Monday, November 16, 2020

Turkic Cooperation Council Attracts New Attention in Wake of Karabakh Events

Paul Goble

            Staunton, November 14 – Ankara’s role in the South Caucasus during the current Karabakh crisis has prompted officials and experts in Central Asia to focus on the potential role of the Council for the Cooperation of Turkic-Language States in advancing Turkish geopolitical interests.

            Adinay Kurmanbekova, a Bishkek special on international relations, for example, notes that the council which has existed for a decade has three members in the region – Kazakhstan, Kyrgyzstan, and Uzbekistan – and works closely with a fourth – Turkmenistan. Only Persian-speaking Tajikistan is not involved (

            Turkey was one of the first countries to recognize the independence of the Central Asian states, and before 2009 when the Council was created, it held nine summits with their leaders and also created the International Organization for Turkic Culture (TURKSOY) and the Parliamentary Assembly of Turkic-Language Countries.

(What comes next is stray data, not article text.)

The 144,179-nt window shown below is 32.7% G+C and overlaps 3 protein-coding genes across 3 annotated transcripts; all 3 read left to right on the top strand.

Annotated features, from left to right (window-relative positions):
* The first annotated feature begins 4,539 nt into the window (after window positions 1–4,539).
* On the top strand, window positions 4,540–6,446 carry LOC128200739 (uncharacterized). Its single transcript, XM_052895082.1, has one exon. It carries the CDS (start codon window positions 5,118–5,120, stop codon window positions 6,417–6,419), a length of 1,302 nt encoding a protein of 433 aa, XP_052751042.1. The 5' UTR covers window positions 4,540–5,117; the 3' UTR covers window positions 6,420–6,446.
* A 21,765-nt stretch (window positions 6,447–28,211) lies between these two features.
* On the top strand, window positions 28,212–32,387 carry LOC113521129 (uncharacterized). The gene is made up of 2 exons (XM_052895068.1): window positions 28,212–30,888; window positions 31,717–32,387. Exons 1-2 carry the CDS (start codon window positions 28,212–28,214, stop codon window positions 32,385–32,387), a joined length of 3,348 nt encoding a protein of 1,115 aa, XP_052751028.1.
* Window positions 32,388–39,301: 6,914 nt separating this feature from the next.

Many expected that with the creation of the Cooperation Council, relations would develop rapidly. But at least in the first years after that time, Ankara was focused on deepening its relations with Europe and downplayed its ties with Central Asia. Having been blocked in its hopes to integrate with the EU, it is turning again to the Turkic countries, Kurmanbekova says. 

            As a result, she continues, the Cooperation Council is properly viewed as “one of the main instruments of Ankara’s foreign policy,” although the pandemic has put some of its efforts on hold and trade has not grown as many had expected.  In many cases, the member countries still prefer to deal with each other on a bilateral basis.

            But culture, language and geography matter, and with the ebbing of the pandemic, the role of the Cooperation Council is likely to increase and become an important coordinating body for TURKSOY which has links beyond Central Asia and even with Hungary which in 2018 became an observer on the Council and then opened an office in Budapest.

            Kurmanbekova reminds that the Hungarians consider themselves descendants of the Kipchaks, and she strongly implies that the Tajiks, who also have a complicated ethnogenesis may be drawn into the Cooperation Council’s orbit for the same reason, a development that could make the Council a key player in the region as a whole.

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